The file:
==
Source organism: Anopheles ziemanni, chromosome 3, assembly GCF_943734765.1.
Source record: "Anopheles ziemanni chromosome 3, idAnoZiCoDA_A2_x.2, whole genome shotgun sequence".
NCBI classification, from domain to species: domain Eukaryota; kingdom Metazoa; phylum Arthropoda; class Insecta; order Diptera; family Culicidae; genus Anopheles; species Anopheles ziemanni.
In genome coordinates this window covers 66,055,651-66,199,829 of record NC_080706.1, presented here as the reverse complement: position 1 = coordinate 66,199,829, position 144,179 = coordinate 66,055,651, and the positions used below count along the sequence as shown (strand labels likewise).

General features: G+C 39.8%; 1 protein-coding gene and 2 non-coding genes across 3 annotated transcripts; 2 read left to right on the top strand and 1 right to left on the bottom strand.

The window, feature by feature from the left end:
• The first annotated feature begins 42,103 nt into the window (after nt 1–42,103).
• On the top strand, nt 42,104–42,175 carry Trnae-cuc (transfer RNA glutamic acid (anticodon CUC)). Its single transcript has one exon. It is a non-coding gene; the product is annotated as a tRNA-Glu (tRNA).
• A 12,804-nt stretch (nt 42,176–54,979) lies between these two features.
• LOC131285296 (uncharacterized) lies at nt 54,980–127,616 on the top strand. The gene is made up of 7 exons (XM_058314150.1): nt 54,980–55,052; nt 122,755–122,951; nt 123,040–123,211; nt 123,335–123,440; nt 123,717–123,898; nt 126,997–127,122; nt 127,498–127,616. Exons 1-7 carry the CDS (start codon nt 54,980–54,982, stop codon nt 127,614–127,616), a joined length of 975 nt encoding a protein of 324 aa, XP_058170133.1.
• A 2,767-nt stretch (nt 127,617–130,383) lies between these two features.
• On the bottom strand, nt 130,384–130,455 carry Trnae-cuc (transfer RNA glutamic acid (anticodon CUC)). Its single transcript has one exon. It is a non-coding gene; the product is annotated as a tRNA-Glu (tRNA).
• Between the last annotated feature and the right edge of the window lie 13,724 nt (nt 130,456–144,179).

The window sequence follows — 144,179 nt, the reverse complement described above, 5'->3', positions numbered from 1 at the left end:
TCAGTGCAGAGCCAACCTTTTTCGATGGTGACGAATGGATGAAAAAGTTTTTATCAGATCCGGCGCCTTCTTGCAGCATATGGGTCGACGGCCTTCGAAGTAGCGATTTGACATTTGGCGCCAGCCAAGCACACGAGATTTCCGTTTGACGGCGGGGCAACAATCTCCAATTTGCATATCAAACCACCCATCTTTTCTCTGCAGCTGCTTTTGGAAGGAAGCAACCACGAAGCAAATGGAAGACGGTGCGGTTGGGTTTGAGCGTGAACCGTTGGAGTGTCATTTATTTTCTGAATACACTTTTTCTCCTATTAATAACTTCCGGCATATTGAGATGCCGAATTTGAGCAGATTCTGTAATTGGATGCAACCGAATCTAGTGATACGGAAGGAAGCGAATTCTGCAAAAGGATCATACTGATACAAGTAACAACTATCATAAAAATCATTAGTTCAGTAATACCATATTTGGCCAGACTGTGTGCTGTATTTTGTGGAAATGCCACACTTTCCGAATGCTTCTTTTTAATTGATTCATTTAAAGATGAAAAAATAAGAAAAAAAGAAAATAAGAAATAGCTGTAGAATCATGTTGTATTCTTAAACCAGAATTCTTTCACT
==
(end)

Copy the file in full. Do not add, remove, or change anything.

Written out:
Source organism: Anopheles ziemanni, chromosome 3, assembly GCF_943734765.1.
Source record: "Anopheles ziemanni chromosome 3, idAnoZiCoDA_A2_x.2, whole genome shotgun sequence".
NCBI classification, from domain to species: domain Eukaryota; kingdom Metazoa; phylum Arthropoda; class Insecta; order Diptera; family Culicidae; genus Anopheles; species Anopheles ziemanni.
In genome coordinates this window covers 66,055,651-66,199,829 of record NC_080706.1, presented here as the reverse complement: position 1 = coordinate 66,199,829, position 144,179 = coordinate 66,055,651, and the positions used below count along the sequence as shown (strand labels likewise).

General features: G+C 39.8%; 1 protein-coding gene and 2 non-coding genes across 3 annotated transcripts; 2 read left to right on the top strand and 1 right to left on the bottom strand.

The window, feature by feature from the left end:
• The first annotated feature begins 42,103 nt into the window (after nt 1–42,103).
• On the top strand, nt 42,104–42,175 carry Trnae-cuc (transfer RNA glutamic acid (anticodon CUC)). Its single transcript has one exon. It is a non-coding gene; the product is annotated as a tRNA-Glu (tRNA).
• A 12,804-nt stretch (nt 42,176–54,979) lies between these two features.
• LOC131285296 (uncharacterized) lies at nt 54,980–127,616 on the top strand. The gene is made up of 7 exons (XM_058314150.1): nt 54,980–55,052; nt 122,755–122,951; nt 123,040–123,211; nt 123,335–123,440; nt 123,717–123,898; nt 126,997–127,122; nt 127,498–127,616. Exons 1-7 carry the CDS (start codon nt 54,980–54,982, stop codon nt 127,614–127,616), a joined length of 975 nt encoding a protein of 324 aa, XP_058170133.1.
• A 2,767-nt stretch (nt 127,617–130,383) lies between these two features.
• On the bottom strand, nt 130,384–130,455 carry Trnae-cuc (transfer RNA glutamic acid (anticodon CUC)). Its single transcript has one exon. It is a non-coding gene; the product is annotated as a tRNA-Glu (tRNA).
• Between the last annotated feature and the right edge of the window lie 13,724 nt (nt 130,456–144,179).

The window sequence follows — 144,179 nt, the reverse complement described above, 5'->3', positions numbered from 1 at the left end:
TCAGTGCAGAGCCAACCTTTTTCGATGGTGACGAATGGATGAAAAAGTTTTTATCAGATCCGGCGCCTTCTTGCAGCATATGGGTCGACGGCCTTCGAAGTAGCGATTTGACATTTGGCGCCAGCCAAGCACACGAGATTTCCGTTTGACGGCGGGGCAACAATCTCCAATTTGCATATCAAACCACCCATCTTTTCTCTGCAGCTGCTTTTGGAAGGAAGCAACCACGAAGCAAATGGAAGACGGTGCGGTTGGGTTTGAGCGTGAACCGTTGGAGTGTCATTTATTTTCTGAATACACTTTTTCTCCTATTAATAACTTCCGGCATATTGAGATGCCGAATTTGAGCAGATTCTGTAATTGGATGCAACCGAATCTAGTGATACGGAAGGAAGCGAATTCTGCAAAAGGATCATACTGATACAAGTAACAACTATCATAAAAATCATTAGTTCAGTAATACCATATTTGGCCAGACTGTGTGCTGTATTTTGTGGAAATGCCACACTTTCCGAATGCTTCTTTTTAATTGATTCATTTAAAGATGAAAAAATAAGAAAAAAAGAAAATAAGAAATAGCTGTAGAATCATGTTGTATTCTTAAACCAGAATTCTTTCACT